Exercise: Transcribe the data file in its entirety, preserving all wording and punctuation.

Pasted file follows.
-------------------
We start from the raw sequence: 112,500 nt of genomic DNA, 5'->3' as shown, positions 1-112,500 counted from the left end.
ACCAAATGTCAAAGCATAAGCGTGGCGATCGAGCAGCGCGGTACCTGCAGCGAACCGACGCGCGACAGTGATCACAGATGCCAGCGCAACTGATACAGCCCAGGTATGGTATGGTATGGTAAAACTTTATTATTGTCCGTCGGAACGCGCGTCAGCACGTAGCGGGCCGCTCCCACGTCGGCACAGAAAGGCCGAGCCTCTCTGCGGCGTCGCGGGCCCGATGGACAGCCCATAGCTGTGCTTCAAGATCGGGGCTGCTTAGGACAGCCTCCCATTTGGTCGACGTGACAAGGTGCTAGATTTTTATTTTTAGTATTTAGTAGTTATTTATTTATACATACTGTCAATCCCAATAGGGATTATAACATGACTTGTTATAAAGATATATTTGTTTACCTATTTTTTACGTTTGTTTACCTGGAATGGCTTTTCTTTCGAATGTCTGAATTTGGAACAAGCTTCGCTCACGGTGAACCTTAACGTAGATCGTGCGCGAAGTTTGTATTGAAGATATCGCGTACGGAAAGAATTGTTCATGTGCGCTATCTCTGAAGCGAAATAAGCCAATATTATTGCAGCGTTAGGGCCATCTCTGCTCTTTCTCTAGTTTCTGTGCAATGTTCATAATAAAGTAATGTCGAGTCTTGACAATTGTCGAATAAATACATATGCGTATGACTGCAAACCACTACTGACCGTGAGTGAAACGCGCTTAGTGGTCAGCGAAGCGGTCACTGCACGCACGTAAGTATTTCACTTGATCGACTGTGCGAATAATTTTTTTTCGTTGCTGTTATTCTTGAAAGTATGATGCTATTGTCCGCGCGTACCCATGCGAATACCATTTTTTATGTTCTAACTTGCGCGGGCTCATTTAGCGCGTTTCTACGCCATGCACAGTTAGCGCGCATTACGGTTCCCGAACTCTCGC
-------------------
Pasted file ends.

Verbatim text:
We start from the raw sequence: 112,500 nt of genomic DNA, 5'->3' as shown, positions 1-112,500 counted from the left end.
ACCAAATGTCAAAGCATAAGCGTGGCGATCGAGCAGCGCGGTACCTGCAGCGAACCGACGCGCGACAGTGATCACAGATGCCAGCGCAACTGATACAGCCCAGGTATGGTATGGTATGGTAAAACTTTATTATTGTCCGTCGGAACGCGCGTCAGCACGTAGCGGGCCGCTCCCACGTCGGCACAGAAAGGCCGAGCCTCTCTGCGGCGTCGCGGGCCCGATGGACAGCCCATAGCTGTGCTTCAAGATCGGGGCTGCTTAGGACAGCCTCCCATTTGGTCGACGTGACAAGGTGCTAGATTTTTATTTTTAGTATTTAGTAGTTATTTATTTATACATACTGTCAATCCCAATAGGGATTATAACATGACTTGTTATAAAGATATATTTGTTTACCTATTTTTTACGTTTGTTTACCTGGAATGGCTTTTCTTTCGAATGTCTGAATTTGGAACAAGCTTCGCTCACGGTGAACCTTAACGTAGATCGTGCGCGAAGTTTGTATTGAAGATATCGCGTACGGAAAGAATTGTTCATGTGCGCTATCTCTGAAGCGAAATAAGCCAATATTATTGCAGCGTTAGGGCCATCTCTGCTCTTTCTCTAGTTTCTGTGCAATGTTCATAATAAAGTAATGTCGAGTCTTGACAATTGTCGAATAAATACATATGCGTATGACTGCAAACCACTACTGACCGTGAGTGAAACGCGCTTAGTGGTCAGCGAAGCGGTCACTGCACGCACGTAAGTATTTCACTTGATCGACTGTGCGAATAATTTTTTTTCGTTGCTGTTATTCTTGAAAGTATGATGCTATTGTCCGCGCGTACCCATGCGAATACCATTTTTTATGTTCTAACTTGCGCGGGCTCATTTAGCGCGTTTCTACGCCATGCACAGTTAGCGCGCATTACGGTTCCCGAACTCTCGC